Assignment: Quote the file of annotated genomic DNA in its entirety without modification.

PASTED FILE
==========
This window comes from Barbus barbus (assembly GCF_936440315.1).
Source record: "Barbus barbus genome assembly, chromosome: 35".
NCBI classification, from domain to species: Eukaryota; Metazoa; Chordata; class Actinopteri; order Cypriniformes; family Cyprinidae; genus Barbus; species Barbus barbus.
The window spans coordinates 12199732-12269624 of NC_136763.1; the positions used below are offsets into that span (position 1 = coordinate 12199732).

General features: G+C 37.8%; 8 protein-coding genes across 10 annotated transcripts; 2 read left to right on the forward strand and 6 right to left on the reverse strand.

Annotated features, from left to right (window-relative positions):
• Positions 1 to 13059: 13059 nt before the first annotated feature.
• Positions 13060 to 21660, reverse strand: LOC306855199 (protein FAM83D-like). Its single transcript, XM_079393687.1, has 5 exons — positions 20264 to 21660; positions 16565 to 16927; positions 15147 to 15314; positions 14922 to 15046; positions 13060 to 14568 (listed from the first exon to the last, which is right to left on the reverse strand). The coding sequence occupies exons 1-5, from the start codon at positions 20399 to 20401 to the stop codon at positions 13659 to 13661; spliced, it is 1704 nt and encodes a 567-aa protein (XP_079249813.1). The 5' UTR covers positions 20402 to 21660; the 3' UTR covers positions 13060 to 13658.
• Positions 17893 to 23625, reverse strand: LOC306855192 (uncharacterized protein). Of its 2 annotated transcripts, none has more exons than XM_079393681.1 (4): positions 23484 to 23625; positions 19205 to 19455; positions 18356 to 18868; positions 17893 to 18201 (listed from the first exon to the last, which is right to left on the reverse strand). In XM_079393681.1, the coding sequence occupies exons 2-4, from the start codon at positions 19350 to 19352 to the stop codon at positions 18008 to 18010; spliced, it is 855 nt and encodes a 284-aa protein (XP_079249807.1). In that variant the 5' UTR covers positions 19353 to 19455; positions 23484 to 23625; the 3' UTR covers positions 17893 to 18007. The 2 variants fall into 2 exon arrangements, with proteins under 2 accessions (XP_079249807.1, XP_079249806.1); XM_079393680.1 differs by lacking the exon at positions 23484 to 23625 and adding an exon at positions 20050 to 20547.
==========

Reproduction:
This window comes from Barbus barbus (assembly GCF_936440315.1).
Source record: "Barbus barbus genome assembly, chromosome: 35".
NCBI classification, from domain to species: Eukaryota; Metazoa; Chordata; class Actinopteri; order Cypriniformes; family Cyprinidae; genus Barbus; species Barbus barbus.
The window spans coordinates 12199732-12269624 of NC_136763.1; the positions used below are offsets into that span (position 1 = coordinate 12199732).

General features: G+C 37.8%; 8 protein-coding genes across 10 annotated transcripts; 2 read left to right on the forward strand and 6 right to left on the reverse strand.

Annotated features, from left to right (window-relative positions):
• Positions 1 to 13059: 13059 nt before the first annotated feature.
• Positions 13060 to 21660, reverse strand: LOC306855199 (protein FAM83D-like). Its single transcript, XM_079393687.1, has 5 exons — positions 20264 to 21660; positions 16565 to 16927; positions 15147 to 15314; positions 14922 to 15046; positions 13060 to 14568 (listed from the first exon to the last, which is right to left on the reverse strand). The coding sequence occupies exons 1-5, from the start codon at positions 20399 to 20401 to the stop codon at positions 13659 to 13661; spliced, it is 1704 nt and encodes a 567-aa protein (XP_079249813.1). The 5' UTR covers positions 20402 to 21660; the 3' UTR covers positions 13060 to 13658.
• Positions 17893 to 23625, reverse strand: LOC306855192 (uncharacterized protein). Of its 2 annotated transcripts, none has more exons than XM_079393681.1 (4): positions 23484 to 23625; positions 19205 to 19455; positions 18356 to 18868; positions 17893 to 18201 (listed from the first exon to the last, which is right to left on the reverse strand). In XM_079393681.1, the coding sequence occupies exons 2-4, from the start codon at positions 19350 to 19352 to the stop codon at positions 18008 to 18010; spliced, it is 855 nt and encodes a 284-aa protein (XP_079249807.1). In that variant the 5' UTR covers positions 19353 to 19455; positions 23484 to 23625; the 3' UTR covers positions 17893 to 18007. The 2 variants fall into 2 exon arrangements, with proteins under 2 accessions (XP_079249807.1, XP_079249806.1); XM_079393680.1 differs by lacking the exon at positions 23484 to 23625 and adding an exon at positions 20050 to 20547.